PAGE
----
Flaw left millions of users vulnerable to remote hijacking
Oracle has broken out of its usual patch cycle to release an emergency fix for a critical bug that left millions of computers across the world vulnerable to hackers.
The flaw in Java 7 was revealed earlier this week by several security researchers, who said the bug affected all versions of Internet Explorer, Firefox and Opera. Google Chrome was at a lesser risk, researchers said.
The vulnerability enabled hackers to hijack a user's machine and install malware on it. Due to the huge number of machines running Java millions of users across the world were at risk. Soon after details were released further reports emerged suggesting that attackers were already taking advantage of the flaw.
Oracle said the vulnerabilities are remotely exploitable without the need for a username or password.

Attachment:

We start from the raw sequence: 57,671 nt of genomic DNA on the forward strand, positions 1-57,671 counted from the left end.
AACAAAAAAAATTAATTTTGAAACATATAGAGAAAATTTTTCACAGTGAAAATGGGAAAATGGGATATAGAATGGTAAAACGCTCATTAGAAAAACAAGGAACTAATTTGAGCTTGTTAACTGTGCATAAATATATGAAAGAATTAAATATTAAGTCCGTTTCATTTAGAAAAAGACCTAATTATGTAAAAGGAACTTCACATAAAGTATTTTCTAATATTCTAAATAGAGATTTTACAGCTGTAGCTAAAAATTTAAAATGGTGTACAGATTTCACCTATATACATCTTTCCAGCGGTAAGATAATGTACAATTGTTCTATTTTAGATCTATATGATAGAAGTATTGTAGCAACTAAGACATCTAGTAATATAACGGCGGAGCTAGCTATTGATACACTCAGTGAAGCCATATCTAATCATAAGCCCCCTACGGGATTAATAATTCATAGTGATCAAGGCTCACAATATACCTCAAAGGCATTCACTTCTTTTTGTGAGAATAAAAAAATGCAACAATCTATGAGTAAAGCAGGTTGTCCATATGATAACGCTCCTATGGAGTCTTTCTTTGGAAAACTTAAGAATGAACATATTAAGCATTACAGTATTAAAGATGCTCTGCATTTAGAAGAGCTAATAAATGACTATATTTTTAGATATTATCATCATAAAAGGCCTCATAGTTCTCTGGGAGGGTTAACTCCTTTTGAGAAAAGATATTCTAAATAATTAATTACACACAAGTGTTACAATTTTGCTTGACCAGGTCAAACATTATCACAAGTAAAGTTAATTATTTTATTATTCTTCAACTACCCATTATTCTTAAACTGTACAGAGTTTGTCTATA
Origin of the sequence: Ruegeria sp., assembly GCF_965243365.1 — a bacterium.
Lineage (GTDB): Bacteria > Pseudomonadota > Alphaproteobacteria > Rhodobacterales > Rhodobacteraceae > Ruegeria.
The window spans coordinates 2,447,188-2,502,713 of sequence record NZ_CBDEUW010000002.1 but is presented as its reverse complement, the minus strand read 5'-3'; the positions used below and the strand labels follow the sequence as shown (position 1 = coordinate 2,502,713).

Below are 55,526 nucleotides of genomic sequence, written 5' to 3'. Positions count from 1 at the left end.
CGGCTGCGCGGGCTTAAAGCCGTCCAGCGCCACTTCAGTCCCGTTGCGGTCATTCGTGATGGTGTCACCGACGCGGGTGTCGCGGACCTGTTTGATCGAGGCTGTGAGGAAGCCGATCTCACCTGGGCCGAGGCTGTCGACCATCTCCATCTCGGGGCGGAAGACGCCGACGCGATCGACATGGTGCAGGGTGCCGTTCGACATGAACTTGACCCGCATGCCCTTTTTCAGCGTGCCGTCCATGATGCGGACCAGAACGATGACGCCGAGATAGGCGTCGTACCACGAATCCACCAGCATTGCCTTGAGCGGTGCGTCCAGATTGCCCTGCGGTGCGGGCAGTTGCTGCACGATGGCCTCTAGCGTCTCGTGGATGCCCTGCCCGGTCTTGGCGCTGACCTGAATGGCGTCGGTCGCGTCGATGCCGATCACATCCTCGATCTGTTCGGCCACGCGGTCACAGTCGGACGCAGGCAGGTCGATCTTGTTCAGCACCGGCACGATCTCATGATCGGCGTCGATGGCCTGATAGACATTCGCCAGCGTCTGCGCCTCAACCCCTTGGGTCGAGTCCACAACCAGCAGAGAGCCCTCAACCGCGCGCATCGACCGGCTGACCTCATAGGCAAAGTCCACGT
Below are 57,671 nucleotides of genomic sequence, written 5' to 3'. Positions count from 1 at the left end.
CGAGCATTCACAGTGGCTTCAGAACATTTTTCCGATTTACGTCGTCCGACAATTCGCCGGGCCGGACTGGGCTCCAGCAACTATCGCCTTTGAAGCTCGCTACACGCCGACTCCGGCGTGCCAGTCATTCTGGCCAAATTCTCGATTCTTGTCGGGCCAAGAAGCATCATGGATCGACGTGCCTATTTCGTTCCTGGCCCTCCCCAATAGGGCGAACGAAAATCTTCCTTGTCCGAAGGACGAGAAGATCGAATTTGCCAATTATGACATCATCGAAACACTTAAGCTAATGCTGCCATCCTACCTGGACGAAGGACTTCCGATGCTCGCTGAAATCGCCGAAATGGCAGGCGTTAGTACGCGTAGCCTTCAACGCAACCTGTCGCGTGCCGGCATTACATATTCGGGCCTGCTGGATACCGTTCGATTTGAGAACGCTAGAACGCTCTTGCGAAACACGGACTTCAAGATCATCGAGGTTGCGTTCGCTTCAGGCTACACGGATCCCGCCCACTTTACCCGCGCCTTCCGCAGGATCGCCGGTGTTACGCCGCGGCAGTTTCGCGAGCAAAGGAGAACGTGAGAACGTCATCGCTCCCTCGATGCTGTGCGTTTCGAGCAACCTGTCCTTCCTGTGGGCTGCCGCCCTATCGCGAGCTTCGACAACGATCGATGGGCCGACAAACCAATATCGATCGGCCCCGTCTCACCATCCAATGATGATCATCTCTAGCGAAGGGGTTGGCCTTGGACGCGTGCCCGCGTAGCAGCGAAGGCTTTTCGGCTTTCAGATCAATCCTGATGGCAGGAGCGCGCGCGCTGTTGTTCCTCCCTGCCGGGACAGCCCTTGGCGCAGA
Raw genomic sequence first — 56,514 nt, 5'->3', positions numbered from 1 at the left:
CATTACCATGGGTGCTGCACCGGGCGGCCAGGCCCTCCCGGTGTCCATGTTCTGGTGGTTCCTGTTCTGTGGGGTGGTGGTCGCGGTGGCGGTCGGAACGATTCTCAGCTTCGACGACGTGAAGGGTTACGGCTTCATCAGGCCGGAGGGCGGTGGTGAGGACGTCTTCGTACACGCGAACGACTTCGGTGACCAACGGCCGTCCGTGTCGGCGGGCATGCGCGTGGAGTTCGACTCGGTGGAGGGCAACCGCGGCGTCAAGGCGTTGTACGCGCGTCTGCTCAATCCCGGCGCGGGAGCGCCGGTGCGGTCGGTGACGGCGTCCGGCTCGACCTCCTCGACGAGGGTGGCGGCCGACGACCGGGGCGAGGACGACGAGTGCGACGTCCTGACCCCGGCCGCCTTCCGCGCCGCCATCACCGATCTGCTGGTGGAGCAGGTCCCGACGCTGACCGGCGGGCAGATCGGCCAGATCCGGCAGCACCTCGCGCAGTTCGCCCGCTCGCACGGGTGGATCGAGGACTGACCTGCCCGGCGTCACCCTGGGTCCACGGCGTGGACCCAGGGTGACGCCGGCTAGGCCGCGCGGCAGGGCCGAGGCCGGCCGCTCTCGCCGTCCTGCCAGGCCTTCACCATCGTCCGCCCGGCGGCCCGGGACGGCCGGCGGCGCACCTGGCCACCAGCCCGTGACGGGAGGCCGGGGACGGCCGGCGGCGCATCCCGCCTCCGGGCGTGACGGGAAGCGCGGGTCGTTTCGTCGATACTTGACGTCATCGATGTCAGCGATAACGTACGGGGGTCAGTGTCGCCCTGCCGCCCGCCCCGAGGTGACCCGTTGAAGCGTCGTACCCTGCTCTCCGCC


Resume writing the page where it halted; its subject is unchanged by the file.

The threat was clearly so severe that Oracle broke with tradition to release an out-of-cycle patch. Oracle's next scheduled update is in October.
"Due to the high severity of these vulnerabilities, Oracle recommends that customers apply this Security Alert as soon as possible," said Eric Maurice on Oracle's blog. "Furthermore, note that the technical details of these vulnerabilities are widely available on the Internet and Oracle has received external reports that these vulnerabilities are being actively exploited in the wild."
Maurice said the patch fixes, "three distinct but related vulnerabilities and one security-in-depth issue affecting Java running in desktop browsers. These vulnerabilities are not applicable to standalone Java desktop applications or Java running on servers, i.e. these vulnerabilities do not affect any Oracle server based software."
Needless to say, IT admins should be looking to update company PCs with the new patch as soon as possible.